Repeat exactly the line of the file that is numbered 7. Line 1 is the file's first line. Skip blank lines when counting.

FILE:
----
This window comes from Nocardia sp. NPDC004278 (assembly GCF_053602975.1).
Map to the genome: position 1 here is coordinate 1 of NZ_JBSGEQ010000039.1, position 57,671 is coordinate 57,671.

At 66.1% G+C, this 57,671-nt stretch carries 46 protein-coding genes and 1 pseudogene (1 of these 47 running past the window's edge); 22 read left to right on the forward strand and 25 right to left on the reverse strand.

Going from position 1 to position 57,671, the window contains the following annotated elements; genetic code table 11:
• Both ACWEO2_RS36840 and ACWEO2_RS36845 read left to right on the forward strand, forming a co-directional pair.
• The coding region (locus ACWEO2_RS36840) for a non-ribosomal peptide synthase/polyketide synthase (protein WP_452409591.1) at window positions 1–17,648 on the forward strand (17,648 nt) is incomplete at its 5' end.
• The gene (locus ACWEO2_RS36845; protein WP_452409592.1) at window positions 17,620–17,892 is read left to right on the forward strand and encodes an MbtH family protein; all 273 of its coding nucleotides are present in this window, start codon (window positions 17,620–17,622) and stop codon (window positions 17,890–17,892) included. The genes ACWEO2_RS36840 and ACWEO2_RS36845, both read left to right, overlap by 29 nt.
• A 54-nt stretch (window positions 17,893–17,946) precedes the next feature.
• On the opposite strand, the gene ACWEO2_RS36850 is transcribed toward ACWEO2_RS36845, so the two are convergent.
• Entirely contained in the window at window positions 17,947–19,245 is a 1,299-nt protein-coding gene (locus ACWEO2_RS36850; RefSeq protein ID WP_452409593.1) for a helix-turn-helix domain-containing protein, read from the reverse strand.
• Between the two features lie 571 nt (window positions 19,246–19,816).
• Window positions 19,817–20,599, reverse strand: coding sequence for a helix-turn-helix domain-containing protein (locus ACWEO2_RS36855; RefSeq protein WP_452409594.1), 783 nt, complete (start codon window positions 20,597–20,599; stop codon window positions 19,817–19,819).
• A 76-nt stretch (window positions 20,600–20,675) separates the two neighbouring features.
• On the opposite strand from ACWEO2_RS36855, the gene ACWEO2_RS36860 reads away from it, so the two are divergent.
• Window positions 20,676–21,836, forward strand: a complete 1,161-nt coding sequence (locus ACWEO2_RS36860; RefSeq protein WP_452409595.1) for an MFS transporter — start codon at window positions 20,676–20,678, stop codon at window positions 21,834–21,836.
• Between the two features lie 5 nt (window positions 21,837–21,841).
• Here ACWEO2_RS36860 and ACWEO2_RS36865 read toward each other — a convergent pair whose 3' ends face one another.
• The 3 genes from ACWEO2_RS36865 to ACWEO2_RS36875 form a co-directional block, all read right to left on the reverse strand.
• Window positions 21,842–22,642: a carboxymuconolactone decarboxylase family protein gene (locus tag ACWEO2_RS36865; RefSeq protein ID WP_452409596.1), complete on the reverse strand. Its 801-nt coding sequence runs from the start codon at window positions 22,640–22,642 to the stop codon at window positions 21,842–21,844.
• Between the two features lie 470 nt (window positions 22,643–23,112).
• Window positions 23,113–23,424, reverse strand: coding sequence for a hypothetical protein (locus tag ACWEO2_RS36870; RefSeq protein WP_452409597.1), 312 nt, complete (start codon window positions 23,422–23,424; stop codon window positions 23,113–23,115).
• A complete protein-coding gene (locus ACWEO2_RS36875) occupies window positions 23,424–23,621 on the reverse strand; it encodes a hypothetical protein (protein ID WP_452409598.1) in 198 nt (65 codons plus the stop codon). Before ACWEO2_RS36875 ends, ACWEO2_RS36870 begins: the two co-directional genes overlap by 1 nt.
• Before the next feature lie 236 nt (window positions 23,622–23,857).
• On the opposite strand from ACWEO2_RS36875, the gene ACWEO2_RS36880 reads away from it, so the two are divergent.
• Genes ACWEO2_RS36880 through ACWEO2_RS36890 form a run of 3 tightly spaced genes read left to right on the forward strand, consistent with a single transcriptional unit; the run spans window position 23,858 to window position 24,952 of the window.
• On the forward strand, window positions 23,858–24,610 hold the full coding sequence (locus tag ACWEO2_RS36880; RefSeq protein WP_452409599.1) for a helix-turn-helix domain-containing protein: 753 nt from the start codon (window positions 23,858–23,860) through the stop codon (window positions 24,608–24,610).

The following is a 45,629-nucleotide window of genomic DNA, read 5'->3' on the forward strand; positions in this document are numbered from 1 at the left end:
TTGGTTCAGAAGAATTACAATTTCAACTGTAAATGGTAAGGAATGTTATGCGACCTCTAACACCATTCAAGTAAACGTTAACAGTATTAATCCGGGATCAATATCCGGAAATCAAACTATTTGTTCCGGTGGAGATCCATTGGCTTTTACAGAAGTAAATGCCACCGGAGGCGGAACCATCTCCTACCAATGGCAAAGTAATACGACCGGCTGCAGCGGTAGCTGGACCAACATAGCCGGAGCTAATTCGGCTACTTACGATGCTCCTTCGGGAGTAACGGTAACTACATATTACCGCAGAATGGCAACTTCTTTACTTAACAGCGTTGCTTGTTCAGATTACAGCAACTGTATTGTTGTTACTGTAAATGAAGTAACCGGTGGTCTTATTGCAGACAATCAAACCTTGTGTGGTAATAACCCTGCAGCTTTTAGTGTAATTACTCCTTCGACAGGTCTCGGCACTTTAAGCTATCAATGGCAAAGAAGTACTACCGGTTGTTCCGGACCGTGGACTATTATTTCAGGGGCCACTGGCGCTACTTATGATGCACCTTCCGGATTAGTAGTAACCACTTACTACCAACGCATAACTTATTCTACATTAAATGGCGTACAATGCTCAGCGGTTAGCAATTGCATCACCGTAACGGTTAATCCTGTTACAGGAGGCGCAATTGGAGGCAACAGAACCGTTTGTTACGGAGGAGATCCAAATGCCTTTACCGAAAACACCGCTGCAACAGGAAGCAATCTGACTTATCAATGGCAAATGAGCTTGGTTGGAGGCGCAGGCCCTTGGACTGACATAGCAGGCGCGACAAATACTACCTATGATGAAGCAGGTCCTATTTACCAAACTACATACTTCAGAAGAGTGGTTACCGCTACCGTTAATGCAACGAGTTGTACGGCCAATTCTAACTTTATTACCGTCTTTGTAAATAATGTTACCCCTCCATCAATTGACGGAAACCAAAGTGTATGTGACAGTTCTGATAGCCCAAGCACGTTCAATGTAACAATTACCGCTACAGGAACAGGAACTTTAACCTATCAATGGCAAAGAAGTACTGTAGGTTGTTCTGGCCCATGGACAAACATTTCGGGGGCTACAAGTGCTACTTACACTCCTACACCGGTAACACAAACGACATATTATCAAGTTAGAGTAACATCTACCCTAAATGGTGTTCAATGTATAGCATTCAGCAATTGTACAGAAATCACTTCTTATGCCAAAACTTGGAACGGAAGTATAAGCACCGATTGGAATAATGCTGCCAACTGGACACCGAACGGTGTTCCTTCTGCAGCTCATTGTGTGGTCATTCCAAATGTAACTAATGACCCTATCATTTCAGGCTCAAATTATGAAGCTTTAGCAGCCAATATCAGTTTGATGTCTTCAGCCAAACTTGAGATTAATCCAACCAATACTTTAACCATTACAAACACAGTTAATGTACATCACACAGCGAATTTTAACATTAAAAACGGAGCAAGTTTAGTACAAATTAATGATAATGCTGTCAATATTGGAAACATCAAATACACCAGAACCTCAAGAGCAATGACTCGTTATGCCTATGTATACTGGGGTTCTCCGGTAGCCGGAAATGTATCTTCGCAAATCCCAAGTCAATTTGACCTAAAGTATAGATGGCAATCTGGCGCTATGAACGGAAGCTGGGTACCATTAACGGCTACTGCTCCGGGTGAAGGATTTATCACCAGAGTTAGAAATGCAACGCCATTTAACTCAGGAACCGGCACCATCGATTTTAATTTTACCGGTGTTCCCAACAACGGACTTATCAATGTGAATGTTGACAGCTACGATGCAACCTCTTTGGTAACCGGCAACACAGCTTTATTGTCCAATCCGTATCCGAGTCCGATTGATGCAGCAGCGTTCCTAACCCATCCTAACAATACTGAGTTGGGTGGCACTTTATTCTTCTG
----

• The gene (locus ACWEO2_RS36845; protein WP_452409592.1) at window positions 17,620–17,892 is read left to right on the forward strand and encodes an MbtH family protein; all 273 of its coding nucleotides are present in this window, start codon (window positions 17,620–17,622) and stop codon (window positions 17,890–17,892) included. The genes ACWEO2_RS36840 and ACWEO2_RS36845, both read left to right, overlap by 29 nt.